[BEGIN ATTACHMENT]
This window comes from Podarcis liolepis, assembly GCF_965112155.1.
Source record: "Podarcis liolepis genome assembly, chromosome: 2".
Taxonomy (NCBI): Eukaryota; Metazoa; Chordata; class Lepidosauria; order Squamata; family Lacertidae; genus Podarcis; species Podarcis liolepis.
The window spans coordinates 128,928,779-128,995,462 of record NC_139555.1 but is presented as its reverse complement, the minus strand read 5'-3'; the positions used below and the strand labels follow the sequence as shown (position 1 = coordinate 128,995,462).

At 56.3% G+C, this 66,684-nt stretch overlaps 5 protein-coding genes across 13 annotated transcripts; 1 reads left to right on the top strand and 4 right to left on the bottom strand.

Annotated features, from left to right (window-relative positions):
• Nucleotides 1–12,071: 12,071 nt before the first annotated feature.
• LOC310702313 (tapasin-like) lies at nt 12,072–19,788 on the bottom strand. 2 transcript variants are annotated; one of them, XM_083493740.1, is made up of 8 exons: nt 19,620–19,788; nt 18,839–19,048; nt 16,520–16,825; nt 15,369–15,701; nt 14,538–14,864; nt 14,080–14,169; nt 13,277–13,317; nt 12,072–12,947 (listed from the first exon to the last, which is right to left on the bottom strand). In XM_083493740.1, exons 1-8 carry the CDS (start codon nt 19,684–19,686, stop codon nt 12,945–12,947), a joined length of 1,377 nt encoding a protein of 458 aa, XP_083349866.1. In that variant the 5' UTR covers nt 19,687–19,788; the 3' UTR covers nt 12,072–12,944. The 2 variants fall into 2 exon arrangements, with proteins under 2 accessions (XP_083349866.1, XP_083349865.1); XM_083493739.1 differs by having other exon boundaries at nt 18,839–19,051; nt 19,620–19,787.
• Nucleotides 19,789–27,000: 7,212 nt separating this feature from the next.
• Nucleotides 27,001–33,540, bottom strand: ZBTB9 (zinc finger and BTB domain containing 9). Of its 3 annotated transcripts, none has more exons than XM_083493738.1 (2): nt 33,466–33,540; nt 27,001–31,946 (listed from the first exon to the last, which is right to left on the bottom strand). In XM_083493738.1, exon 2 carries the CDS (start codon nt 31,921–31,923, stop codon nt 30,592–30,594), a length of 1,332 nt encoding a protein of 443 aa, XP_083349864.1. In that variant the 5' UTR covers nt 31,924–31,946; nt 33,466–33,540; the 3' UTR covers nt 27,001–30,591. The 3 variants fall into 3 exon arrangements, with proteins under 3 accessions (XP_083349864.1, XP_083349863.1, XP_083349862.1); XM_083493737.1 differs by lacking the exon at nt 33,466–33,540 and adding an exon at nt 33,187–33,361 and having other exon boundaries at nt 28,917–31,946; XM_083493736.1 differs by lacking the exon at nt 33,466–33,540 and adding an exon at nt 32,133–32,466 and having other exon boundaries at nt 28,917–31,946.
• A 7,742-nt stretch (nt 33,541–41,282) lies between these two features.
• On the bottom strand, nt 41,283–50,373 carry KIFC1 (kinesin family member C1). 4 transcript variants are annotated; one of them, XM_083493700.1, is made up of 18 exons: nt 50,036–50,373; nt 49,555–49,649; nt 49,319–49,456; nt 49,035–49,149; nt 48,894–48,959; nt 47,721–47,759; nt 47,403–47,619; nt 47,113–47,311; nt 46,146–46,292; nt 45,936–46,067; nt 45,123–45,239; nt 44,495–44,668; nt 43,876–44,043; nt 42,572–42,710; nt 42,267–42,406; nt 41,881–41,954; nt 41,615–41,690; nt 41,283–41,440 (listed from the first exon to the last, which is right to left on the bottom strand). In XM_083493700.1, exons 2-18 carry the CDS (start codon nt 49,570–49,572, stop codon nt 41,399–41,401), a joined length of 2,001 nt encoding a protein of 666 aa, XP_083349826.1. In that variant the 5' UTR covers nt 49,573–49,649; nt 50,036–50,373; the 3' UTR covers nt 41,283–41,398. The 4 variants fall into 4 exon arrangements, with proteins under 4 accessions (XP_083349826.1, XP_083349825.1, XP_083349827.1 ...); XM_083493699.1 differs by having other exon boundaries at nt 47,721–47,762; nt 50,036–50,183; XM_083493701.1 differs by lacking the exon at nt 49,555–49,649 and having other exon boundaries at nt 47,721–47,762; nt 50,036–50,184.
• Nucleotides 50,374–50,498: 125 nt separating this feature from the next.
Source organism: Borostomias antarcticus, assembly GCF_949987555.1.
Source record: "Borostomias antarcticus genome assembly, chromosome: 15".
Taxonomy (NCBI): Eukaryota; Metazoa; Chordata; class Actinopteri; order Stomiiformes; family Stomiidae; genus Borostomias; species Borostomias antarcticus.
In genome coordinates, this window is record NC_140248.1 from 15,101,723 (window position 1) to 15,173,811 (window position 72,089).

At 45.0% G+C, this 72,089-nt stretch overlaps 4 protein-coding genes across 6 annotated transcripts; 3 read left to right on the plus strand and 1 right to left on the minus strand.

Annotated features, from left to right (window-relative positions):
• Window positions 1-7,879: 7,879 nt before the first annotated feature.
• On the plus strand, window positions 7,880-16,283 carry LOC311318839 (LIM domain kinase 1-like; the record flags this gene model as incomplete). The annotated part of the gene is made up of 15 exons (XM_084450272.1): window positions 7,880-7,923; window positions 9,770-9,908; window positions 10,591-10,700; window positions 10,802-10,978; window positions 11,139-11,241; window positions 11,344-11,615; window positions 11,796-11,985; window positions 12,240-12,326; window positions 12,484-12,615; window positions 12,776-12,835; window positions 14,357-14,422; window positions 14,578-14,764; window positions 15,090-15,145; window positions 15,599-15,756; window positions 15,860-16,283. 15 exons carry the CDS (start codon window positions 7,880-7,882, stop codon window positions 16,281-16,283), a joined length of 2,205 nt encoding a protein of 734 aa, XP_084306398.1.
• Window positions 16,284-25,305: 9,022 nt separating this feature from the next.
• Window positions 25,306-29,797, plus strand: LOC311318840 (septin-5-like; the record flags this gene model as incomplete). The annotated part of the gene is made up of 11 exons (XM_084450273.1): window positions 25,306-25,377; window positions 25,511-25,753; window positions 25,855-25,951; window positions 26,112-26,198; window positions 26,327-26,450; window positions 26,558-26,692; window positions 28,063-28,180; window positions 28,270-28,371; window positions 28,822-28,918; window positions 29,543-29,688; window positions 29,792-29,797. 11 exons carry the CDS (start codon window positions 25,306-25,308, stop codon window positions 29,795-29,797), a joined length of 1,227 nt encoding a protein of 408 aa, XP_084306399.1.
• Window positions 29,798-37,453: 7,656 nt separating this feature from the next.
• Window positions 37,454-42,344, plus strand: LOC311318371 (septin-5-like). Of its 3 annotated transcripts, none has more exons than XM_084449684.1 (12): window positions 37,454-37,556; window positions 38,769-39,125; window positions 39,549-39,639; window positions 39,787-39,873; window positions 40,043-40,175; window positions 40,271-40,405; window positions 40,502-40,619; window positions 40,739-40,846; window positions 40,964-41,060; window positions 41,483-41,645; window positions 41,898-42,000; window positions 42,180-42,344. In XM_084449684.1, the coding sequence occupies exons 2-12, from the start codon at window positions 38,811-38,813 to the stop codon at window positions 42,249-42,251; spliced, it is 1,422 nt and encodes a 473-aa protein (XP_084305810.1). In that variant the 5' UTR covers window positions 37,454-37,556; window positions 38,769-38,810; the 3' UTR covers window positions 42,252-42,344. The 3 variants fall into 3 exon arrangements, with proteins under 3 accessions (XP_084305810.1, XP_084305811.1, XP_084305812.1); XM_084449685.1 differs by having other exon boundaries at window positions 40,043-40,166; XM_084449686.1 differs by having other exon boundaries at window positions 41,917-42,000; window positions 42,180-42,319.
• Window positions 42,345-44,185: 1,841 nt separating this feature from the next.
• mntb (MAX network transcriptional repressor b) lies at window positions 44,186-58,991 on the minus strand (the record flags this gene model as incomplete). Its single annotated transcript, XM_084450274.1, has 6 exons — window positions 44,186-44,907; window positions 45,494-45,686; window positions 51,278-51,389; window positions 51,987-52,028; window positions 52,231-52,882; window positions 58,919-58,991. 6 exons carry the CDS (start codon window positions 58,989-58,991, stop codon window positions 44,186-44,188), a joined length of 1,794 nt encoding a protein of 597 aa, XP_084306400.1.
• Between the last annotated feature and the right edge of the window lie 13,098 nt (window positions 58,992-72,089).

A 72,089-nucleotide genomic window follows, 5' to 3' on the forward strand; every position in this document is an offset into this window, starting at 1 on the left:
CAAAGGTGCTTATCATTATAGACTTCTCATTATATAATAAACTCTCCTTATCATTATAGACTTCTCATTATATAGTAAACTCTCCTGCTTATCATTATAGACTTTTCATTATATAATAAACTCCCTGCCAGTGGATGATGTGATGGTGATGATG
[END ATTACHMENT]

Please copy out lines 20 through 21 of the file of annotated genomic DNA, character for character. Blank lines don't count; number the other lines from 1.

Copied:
• Window positions 1-7,879: 7,879 nt before the first annotated feature.
• On the plus strand, window positions 7,880-16,283 carry LOC311318839 (LIM domain kinase 1-like; the record flags this gene model as incomplete). The annotated part of the gene is made up of 15 exons (XM_084450272.1): window positions 7,880-7,923; window positions 9,770-9,908; window positions 10,591-10,700; window positions 10,802-10,978; window positions 11,139-11,241; window positions 11,344-11,615; window positions 11,796-11,985; window positions 12,240-12,326; window positions 12,484-12,615; window positions 12,776-12,835; window positions 14,357-14,422; window positions 14,578-14,764; window positions 15,090-15,145; window positions 15,599-15,756; window positions 15,860-16,283. 15 exons carry the CDS (start codon window positions 7,880-7,882, stop codon window positions 16,281-16,283), a joined length of 2,205 nt encoding a protein of 734 aa, XP_084306398.1.